‘Terrible’ and ‘wonderful’: the saga of the Australian tree that found the perfect habitat in Brazil
On 01 July, BBC Brazil published an interesting article on eucalyptus plantations and the risk of fires. What attracted us most was the publicity about the discoveries of Prof. Bill Gammage about how the Aborigines use fire to their benefit. Many other researches around the world advocate the same application of fire used by Aborigines. Working on Fire has extensive know-how in controlled burning and is available to the national and international market to discuss potential solutions related to integrated fire management.
For some, it is dangerous and should be treated as an invader. For others, an example of versatility and resilience.
Accused of facilitating the spread of the fire that has caused 64 deaths in Portugal this month, eucalyptus has awakened passions since leaving Australia to become one of the most (im)popular trees in the world.
Criticised by environmentalists and feared by rangers, the plant is at the same time exalted by its growing commercial applications, ranging from folk medicine to fabric production.
In Brazil, where it found habitat even more favourable than that of its native land, the tree already occupies an area equivalent to almost three states of Alagoas – and continues to expand.
The Portuguese were the first Western people to know the eucalyptus since Portuguese explorers arrived in the 16th century to East Timor in Southeast Asia. The territory is home to three native species of this genus of plants.
But the trees only became popular in the West some centuries later, during the colonisation of Australia, the origin of about 700 types of eucalyptus trees.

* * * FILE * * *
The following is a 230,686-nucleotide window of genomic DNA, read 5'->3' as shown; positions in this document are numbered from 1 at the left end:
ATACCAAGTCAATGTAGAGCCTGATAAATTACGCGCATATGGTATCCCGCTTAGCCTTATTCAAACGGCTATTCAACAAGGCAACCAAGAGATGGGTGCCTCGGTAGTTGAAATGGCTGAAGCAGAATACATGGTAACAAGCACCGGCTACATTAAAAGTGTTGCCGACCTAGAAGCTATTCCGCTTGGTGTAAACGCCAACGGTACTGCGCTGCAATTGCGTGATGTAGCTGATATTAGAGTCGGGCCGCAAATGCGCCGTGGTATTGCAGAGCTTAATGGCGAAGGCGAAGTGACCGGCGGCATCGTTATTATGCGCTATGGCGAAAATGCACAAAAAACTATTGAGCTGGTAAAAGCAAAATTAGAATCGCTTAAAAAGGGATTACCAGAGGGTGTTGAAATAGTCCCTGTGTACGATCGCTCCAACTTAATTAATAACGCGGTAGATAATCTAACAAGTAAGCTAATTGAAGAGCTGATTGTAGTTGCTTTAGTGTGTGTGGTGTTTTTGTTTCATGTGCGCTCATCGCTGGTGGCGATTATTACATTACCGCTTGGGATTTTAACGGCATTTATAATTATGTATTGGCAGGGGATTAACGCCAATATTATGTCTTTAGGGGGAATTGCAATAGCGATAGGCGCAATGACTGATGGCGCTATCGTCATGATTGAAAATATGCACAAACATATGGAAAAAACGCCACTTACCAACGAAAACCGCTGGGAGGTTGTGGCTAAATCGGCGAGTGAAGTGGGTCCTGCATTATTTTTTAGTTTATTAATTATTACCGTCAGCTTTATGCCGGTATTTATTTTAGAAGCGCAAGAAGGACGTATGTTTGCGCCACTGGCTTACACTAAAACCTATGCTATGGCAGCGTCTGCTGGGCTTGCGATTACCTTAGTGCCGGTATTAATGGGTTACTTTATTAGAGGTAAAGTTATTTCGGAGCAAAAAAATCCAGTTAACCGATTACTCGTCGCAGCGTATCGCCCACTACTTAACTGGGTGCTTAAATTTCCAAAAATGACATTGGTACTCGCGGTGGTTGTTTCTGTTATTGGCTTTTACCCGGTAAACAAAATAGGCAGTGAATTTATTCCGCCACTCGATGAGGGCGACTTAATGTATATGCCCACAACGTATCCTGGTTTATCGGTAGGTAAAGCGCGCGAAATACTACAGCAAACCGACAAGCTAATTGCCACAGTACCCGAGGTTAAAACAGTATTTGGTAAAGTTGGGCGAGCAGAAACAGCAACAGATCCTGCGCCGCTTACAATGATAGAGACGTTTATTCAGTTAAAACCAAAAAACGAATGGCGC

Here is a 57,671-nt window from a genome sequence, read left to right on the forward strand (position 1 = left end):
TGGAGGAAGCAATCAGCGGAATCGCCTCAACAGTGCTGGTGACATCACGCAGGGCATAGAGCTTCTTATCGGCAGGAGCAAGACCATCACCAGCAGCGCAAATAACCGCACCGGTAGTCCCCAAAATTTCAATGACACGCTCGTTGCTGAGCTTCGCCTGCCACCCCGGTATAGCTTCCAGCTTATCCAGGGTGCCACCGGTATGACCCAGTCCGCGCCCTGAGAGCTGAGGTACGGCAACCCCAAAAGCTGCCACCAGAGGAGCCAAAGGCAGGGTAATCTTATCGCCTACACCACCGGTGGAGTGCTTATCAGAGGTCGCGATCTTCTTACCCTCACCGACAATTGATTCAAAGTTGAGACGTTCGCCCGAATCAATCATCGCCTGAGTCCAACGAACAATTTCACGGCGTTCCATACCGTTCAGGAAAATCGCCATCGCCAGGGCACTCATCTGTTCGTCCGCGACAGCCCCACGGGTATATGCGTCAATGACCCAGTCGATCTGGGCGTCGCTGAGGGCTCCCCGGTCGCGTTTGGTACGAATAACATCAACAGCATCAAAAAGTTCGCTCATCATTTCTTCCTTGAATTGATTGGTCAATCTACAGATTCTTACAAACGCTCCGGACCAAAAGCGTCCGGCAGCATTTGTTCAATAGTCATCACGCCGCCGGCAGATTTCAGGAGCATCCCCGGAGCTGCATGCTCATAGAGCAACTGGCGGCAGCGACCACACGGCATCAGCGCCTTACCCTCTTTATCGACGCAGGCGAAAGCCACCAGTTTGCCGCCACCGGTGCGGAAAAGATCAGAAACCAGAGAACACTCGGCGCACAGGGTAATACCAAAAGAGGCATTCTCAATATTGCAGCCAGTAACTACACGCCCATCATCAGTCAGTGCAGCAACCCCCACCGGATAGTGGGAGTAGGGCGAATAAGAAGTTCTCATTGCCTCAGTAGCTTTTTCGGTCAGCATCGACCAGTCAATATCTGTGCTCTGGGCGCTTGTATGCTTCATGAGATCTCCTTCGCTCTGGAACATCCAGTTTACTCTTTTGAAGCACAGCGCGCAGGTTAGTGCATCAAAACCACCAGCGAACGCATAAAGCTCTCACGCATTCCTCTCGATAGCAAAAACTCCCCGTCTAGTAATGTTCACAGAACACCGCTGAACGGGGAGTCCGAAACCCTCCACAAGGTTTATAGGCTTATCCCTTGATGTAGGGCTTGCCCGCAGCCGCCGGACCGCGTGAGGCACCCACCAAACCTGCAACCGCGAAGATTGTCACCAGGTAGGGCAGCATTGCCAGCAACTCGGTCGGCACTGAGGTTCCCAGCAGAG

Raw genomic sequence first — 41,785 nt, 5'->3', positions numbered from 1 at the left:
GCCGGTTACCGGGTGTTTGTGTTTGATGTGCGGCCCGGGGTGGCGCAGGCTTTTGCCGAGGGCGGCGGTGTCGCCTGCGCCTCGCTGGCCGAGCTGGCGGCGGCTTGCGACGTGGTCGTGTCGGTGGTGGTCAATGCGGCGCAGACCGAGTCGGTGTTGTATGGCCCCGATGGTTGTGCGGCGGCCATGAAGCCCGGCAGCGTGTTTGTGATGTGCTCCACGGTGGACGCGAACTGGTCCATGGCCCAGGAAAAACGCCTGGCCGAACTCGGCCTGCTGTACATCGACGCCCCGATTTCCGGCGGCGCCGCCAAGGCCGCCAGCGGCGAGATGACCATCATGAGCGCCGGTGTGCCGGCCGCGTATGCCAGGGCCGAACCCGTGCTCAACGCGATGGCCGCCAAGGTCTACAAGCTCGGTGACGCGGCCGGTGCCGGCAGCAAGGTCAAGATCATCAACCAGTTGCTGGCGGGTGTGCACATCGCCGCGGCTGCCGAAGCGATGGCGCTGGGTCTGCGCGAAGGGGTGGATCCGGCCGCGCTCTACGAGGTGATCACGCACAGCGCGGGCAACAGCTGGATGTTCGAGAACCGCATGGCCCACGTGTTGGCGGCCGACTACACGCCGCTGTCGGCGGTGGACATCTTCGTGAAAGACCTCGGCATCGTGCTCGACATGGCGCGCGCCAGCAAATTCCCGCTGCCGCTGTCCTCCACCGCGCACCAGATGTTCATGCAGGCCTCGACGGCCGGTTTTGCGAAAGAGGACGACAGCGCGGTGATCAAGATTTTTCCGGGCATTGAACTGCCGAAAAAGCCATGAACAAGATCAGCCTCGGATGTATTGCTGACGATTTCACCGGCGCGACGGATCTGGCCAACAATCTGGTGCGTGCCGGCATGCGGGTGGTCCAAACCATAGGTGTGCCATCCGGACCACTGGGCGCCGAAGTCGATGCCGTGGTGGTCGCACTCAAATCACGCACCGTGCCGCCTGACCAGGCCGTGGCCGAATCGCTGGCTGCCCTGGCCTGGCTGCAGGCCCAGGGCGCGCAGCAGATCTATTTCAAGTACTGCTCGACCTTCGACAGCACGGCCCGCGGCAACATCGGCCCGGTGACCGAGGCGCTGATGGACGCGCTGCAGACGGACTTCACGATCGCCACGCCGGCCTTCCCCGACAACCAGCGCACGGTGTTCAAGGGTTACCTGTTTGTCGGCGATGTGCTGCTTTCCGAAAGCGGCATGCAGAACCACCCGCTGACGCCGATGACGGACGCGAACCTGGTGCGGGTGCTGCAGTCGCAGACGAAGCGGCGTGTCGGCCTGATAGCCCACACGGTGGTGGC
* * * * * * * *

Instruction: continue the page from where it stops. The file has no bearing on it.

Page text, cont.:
Over the course of several million years, the tree has adapted so much to Australia that it has become dominant in almost every biome in the country – and fires have played a central role in this process.
Several species of eucalyptus produce flammable oils and exchange bark, branches and leaves frequently. The accumulation of this material at the foot of the trees facilitates the propagation of fires.
When the flames reach the trunk, they ascend to the highest branches, forming large balls of fire. The heat can cause the tree to explode, throwing flames in multiple directions.
That is why fires in areas with many eucalyptus – like those in Portugal this month – are so destructive and difficult to contain. And that’s why in Australia, one of the most common species of the genus is also called “tree-gasoline.”
Fire in a eucalyptus can destroy everything, including eucalyptus, but not the seeds of these trees, which are the first to germinate when the flame goes out.
The seedlings quickly replace the dead eucalyptus and also occupy the space of other species burned.
Travel by the Pacific
The adaptability and rapid growth of eucalyptus caught the attention of California settlers, who planted it on a large scale beginning in the 19th century to supply timber for expanding cities.
Until, in the 1980s, an Australian beetle crossed the Pacific and parasitized the Californian eucalyptus. Without natural predators on the other side of the ocean, the beetle’s larvae quickly devoured the tree trunks.
One of the chances is that the insect has come to the US on imported logs.
American researchers then fetched a tiny wasp in Australia that parasitized the beetle’s eggs. The plague was controlled, although Californian eucalyptus remains vulnerable to attack – now led by humans.